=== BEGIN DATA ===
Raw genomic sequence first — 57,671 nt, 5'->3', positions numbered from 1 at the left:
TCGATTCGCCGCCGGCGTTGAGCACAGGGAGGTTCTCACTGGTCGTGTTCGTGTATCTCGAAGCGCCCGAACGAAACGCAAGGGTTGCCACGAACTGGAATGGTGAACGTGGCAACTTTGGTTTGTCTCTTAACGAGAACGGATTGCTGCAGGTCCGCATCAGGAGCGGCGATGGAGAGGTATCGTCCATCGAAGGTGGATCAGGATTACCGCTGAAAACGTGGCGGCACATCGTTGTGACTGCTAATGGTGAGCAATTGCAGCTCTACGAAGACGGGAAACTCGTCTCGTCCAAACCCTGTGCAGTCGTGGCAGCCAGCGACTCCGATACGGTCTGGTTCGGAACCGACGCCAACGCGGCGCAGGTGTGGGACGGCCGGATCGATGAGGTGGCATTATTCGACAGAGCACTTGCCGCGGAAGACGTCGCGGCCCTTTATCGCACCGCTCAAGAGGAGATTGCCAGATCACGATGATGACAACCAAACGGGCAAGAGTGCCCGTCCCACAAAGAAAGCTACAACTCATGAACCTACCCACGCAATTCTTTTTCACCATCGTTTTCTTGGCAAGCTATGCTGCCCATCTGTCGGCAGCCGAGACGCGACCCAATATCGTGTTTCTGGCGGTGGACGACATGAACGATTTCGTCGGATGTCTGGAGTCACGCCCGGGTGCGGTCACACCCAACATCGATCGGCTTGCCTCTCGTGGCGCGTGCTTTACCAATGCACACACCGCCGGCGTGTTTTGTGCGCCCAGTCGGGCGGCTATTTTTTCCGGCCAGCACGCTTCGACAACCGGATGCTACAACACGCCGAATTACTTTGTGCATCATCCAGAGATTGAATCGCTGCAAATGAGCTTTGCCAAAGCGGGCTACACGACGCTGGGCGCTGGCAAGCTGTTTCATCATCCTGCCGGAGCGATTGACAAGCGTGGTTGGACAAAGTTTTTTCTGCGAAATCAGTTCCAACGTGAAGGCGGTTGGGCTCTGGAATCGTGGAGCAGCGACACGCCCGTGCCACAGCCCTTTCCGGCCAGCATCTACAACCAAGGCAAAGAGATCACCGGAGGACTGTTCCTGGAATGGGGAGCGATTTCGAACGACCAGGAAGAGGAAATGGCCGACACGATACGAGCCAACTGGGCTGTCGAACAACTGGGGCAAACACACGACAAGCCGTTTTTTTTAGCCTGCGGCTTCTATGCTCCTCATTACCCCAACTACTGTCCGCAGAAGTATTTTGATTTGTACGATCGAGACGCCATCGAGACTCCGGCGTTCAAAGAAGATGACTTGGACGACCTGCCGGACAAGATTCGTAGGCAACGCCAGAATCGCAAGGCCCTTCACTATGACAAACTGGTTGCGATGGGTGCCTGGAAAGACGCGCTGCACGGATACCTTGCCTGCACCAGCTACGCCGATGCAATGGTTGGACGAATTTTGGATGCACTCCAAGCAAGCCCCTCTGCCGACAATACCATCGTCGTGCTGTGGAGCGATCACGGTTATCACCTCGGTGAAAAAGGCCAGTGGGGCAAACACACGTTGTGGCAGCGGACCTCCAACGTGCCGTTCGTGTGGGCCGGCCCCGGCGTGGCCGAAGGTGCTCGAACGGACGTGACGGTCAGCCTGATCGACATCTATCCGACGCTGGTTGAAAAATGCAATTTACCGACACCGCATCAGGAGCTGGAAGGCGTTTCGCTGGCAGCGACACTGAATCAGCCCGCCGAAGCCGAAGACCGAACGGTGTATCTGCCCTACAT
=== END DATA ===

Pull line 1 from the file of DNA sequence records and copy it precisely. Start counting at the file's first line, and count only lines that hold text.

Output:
Raw genomic sequence first — 57,671 nt, 5'->3', positions numbered from 1 at the left: